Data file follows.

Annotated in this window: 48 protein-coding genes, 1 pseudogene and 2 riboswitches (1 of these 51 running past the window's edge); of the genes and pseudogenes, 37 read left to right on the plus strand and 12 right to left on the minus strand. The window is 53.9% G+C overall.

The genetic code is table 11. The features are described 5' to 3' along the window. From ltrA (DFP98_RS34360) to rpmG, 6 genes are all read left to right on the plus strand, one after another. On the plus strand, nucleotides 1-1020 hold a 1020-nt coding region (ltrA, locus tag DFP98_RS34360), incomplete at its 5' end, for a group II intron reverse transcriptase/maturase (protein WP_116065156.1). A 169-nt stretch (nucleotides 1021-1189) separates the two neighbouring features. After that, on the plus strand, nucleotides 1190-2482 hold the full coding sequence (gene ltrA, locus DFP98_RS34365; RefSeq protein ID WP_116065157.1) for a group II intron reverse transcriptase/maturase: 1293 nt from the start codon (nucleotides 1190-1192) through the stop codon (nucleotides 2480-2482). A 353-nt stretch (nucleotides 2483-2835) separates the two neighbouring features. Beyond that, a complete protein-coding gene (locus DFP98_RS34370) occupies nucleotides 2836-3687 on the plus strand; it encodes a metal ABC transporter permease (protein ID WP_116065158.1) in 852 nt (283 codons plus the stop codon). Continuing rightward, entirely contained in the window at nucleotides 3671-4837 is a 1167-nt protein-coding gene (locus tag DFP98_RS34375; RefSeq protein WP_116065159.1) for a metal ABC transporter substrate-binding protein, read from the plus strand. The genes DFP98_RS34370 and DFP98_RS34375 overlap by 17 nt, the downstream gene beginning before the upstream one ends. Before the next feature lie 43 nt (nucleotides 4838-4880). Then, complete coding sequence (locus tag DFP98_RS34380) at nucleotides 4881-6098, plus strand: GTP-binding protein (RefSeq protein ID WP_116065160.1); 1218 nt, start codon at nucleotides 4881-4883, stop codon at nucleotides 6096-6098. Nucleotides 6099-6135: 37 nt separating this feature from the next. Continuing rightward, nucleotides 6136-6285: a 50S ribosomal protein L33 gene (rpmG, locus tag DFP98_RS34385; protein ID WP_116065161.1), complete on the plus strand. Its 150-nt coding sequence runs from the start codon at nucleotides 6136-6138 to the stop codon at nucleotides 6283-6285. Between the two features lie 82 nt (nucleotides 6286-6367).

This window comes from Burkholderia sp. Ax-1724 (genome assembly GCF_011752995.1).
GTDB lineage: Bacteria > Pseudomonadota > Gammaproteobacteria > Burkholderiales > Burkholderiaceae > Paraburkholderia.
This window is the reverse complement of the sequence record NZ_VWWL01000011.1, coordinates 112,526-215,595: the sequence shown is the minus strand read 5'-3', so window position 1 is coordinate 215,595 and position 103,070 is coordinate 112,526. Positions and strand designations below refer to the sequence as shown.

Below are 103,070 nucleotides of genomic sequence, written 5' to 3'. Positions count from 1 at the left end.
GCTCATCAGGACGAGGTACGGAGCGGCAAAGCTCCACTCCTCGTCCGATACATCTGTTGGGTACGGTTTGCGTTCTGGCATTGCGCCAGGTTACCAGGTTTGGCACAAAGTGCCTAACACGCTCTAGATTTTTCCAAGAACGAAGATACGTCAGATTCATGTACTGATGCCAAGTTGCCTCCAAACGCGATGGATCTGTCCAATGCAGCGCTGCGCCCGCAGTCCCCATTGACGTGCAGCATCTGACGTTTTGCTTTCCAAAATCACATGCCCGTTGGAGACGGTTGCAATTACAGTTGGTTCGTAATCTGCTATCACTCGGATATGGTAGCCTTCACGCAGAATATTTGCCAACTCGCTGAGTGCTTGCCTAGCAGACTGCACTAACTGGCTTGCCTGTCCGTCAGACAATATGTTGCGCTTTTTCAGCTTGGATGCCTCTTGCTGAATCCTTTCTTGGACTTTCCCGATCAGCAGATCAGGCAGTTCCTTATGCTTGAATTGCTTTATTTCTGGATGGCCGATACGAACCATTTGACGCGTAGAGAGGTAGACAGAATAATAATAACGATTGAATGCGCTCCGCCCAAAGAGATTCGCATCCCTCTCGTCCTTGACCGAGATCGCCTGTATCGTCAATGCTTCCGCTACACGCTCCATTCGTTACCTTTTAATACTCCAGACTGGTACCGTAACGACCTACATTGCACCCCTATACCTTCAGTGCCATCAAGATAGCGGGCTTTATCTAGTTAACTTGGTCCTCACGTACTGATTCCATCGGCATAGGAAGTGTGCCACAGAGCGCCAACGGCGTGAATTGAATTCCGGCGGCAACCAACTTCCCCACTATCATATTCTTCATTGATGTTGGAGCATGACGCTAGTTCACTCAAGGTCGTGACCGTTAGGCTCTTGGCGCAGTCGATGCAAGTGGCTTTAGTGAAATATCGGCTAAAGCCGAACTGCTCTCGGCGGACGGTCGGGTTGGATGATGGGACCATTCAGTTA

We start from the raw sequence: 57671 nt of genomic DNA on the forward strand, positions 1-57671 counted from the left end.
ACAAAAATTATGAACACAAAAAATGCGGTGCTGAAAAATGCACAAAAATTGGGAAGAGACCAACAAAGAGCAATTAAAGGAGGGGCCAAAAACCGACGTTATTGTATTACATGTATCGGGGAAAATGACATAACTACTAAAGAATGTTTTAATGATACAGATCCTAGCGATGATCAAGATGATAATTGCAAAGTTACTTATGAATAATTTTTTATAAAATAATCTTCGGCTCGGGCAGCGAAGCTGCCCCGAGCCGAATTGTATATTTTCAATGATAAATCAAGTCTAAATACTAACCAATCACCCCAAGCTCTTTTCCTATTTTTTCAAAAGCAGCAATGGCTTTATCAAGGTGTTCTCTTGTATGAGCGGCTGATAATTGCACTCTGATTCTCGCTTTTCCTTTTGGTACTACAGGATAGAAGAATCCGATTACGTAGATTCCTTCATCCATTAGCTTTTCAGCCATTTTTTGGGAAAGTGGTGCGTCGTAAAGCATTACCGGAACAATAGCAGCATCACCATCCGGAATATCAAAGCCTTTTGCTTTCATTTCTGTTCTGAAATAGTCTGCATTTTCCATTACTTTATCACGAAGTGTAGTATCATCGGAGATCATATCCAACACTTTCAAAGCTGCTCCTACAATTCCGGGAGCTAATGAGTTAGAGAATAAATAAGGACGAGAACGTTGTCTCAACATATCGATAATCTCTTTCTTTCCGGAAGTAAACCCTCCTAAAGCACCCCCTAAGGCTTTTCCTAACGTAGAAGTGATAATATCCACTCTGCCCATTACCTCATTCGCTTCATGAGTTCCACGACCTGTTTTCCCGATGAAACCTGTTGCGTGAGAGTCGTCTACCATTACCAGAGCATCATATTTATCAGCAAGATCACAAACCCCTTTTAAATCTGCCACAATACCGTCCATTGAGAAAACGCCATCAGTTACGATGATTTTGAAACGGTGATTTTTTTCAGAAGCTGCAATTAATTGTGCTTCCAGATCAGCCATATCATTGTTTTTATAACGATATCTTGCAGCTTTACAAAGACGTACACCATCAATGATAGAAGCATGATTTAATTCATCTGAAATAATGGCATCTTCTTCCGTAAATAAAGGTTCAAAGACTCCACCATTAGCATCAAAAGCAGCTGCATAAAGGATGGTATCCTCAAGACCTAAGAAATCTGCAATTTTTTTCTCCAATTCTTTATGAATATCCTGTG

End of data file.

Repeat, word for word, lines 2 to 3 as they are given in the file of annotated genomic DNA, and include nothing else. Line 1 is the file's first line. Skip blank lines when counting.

The genetic code is table 11. The features are described 5' to 3' along the window. From ltrA (DFP98_RS34360) to rpmG, 6 genes are all read left to right on the plus strand, one after another. On the plus strand, nucleotides 1-1020 hold a 1020-nt coding region (ltrA, locus tag DFP98_RS34360), incomplete at its 5' end, for a group II intron reverse transcriptase/maturase (protein WP_116065156.1). A 169-nt stretch (nucleotides 1021-1189) separates the two neighbouring features. After that, on the plus strand, nucleotides 1190-2482 hold the full coding sequence (gene ltrA, locus DFP98_RS34365; RefSeq protein ID WP_116065157.1) for a group II intron reverse transcriptase/maturase: 1293 nt from the start codon (nucleotides 1190-1192) through the stop codon (nucleotides 2480-2482). A 353-nt stretch (nucleotides 2483-2835) separates the two neighbouring features. Beyond that, a complete protein-coding gene (locus DFP98_RS34370) occupies nucleotides 2836-3687 on the plus strand; it encodes a metal ABC transporter permease (protein ID WP_116065158.1) in 852 nt (283 codons plus the stop codon). Continuing rightward, entirely contained in the window at nucleotides 3671-4837 is a 1167-nt protein-coding gene (locus tag DFP98_RS34375; RefSeq protein WP_116065159.1) for a metal ABC transporter substrate-binding protein, read from the plus strand. The genes DFP98_RS34370 and DFP98_RS34375 overlap by 17 nt, the downstream gene beginning before the upstream one ends. Before the next feature lie 43 nt (nucleotides 4838-4880). Then, complete coding sequence (locus tag DFP98_RS34380) at nucleotides 4881-6098, plus strand: GTP-binding protein (RefSeq protein ID WP_116065160.1); 1218 nt, start codon at nucleotides 4881-4883, stop codon at nucleotides 6096-6098. Nucleotides 6099-6135: 37 nt separating this feature from the next. Continuing rightward, nucleotides 6136-6285: a 50S ribosomal protein L33 gene (rpmG, locus tag DFP98_RS34385; protein ID WP_116065161.1), complete on the plus strand. Its 150-nt coding sequence runs from the start codon at nucleotides 6136-6138 to the stop codon at nucleotides 6283-6285. Between the two features lie 82 nt (nucleotides 6286-6367).

This window comes from Burkholderia sp. Ax-1724 (genome assembly GCF_011752995.1).